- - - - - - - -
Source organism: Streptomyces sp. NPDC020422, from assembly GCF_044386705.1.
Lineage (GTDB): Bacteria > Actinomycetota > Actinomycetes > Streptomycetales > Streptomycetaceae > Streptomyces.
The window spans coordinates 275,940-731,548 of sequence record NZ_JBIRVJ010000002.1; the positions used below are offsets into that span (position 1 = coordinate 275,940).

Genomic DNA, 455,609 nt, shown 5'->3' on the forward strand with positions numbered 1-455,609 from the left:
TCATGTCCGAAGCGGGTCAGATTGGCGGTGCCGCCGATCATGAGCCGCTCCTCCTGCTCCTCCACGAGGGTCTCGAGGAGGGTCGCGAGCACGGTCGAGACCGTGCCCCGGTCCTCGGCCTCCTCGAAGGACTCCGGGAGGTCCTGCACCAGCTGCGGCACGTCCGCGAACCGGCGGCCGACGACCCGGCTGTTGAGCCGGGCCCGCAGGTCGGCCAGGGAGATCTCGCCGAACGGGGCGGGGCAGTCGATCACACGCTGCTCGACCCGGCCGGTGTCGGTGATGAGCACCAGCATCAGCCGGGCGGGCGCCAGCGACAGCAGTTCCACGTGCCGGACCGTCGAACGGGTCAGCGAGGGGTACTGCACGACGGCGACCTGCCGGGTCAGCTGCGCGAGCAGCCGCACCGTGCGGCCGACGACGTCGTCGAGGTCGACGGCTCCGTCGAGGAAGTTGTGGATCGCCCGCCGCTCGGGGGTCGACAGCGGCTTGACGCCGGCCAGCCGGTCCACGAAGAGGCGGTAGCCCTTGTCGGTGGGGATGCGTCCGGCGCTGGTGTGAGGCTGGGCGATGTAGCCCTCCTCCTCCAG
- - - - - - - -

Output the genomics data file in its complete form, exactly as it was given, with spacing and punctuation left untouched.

Source organism: Streptomyces sp. NPDC020422, from assembly GCF_044386705.1.
Lineage (GTDB): Bacteria > Actinomycetota > Actinomycetes > Streptomycetales > Streptomycetaceae > Streptomyces.
The window spans coordinates 275,940-731,548 of sequence record NZ_JBIRVJ010000002.1; the positions used below are offsets into that span (position 1 = coordinate 275,940).

Genomic DNA, 455,609 nt, shown 5'->3' on the forward strand with positions numbered 1-455,609 from the left:
TCATGTCCGAAGCGGGTCAGATTGGCGGTGCCGCCGATCATGAGCCGCTCCTCCTGCTCCTCCACGAGGGTCTCGAGGAGGGTCGCGAGCACGGTCGAGACCGTGCCCCGGTCCTCGGCCTCCTCGAAGGACTCCGGGAGGTCCTGCACCAGCTGCGGCACGTCCGCGAACCGGCGGCCGACGACCCGGCTGTTGAGCCGGGCCCGCAGGTCGGCCAGGGAGATCTCGCCGAACGGGGCGGGGCAGTCGATCACACGCTGCTCGACCCGGCCGGTGTCGGTGATGAGCACCAGCATCAGCCGGGCGGGCGCCAGCGACAGCAGTTCCACGTGCCGGACCGTCGAACGGGTCAGCGAGGGGTACTGCACGACGGCGACCTGCCGGGTCAGCTGCGCGAGCAGCCGCACCGTGCGGCCGACGACGTCGTCGAGGTCGACGGCTCCGTCGAGGAAGTTGTGGATCGCCCGCCGCTCGGGGGTCGACAGCGGCTTGACGCCGGCCAGCCGGTCCACGAAGAGGCGGTAGCCCTTGTCGGTGGGGATGCGTCCGGCGCTGGTGTGAGGCTGGGCGATGTAGCCCTCCTCCTCCAG